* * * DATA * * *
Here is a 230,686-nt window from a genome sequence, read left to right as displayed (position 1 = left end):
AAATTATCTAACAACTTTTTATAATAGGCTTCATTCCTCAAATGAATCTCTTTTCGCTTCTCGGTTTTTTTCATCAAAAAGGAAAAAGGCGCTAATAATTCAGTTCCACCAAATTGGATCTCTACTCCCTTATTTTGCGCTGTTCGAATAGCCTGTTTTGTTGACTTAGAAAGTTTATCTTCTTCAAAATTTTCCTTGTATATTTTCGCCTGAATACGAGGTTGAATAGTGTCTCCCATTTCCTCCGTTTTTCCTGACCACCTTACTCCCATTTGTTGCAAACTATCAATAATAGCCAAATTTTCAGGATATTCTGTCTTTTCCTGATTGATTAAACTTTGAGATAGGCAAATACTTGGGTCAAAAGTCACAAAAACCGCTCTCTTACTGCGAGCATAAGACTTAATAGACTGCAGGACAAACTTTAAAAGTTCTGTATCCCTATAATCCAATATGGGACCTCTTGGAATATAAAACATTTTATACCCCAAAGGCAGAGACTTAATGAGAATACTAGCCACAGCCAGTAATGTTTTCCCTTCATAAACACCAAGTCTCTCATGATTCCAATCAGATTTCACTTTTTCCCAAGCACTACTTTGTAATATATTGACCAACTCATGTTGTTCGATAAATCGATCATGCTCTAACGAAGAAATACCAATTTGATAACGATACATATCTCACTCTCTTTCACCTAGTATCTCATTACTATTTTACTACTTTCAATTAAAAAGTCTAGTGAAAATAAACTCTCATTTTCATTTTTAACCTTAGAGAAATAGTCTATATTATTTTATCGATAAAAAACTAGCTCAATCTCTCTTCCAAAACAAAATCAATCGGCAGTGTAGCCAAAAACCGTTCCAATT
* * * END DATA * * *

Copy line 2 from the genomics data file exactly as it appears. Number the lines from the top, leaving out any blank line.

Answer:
AAATTATCTAACAACTTTTTATAATAGGCTTCATTCCTCAAATGAATCTCTTTTCGCTTCTCGGTTTTTTTCATCAAAAAGGAAAAAGGCGCTAATAATTCAGTTCCACCAAATTGGATCTCTACTCCCTTATTTTGCGCTGTTCGAATAGCCTGTTTTGTTGACTTAGAAAGTTTATCTTCTTCAAAATTTTCCTTGTATATTTTCGCCTGAATACGAGGTTGAATAGTGTCTCCCATTTCCTCCGTTTTTCCTGACCACCTTACTCCCATTTGTTGCAAACTATCAATAATAGCCAAATTTTCAGGATATTCTGTCTTTTCCTGATTGATTAAACTTTGAGATAGGCAAATACTTGGGTCAAAAGTCACAAAAACCGCTCTCTTACTGCGAGCATAAGACTTAATAGACTGCAGGACAAACTTTAAAAGTTCTGTATCCCTATAATCCAATATGGGACCTCTTGGAATATAAAACATTTTATACCCCAAAGGCAGAGACTTAATGAGAATACTAGCCACAGCCAGTAATGTTTTCCCTTCATAAACACCAAGTCTCTCATGATTCCAATCAGATTTCACTTTTTCCCAAGCACTACTTTGTAATATATTGACCAACTCATGTTGTTCGATAAATCGATCATGCTCTAACGAAGAAATACCAATTTGATAACGATACATATCTCACTCTCTTTCACCTAGTATCTCATTACTATTTTACTACTTTCAATTAAAAAGTCTAGTGAAAATAAACTCTCATTTTCATTTTTAACCTTAGAGAAATAGTCTATATTATTTTATCGATAAAAAACTAGCTCAATCTCTCTTCCAAAACAAAATCAATCGGCAGTGTAGCCAAAAACCGTTCCAATT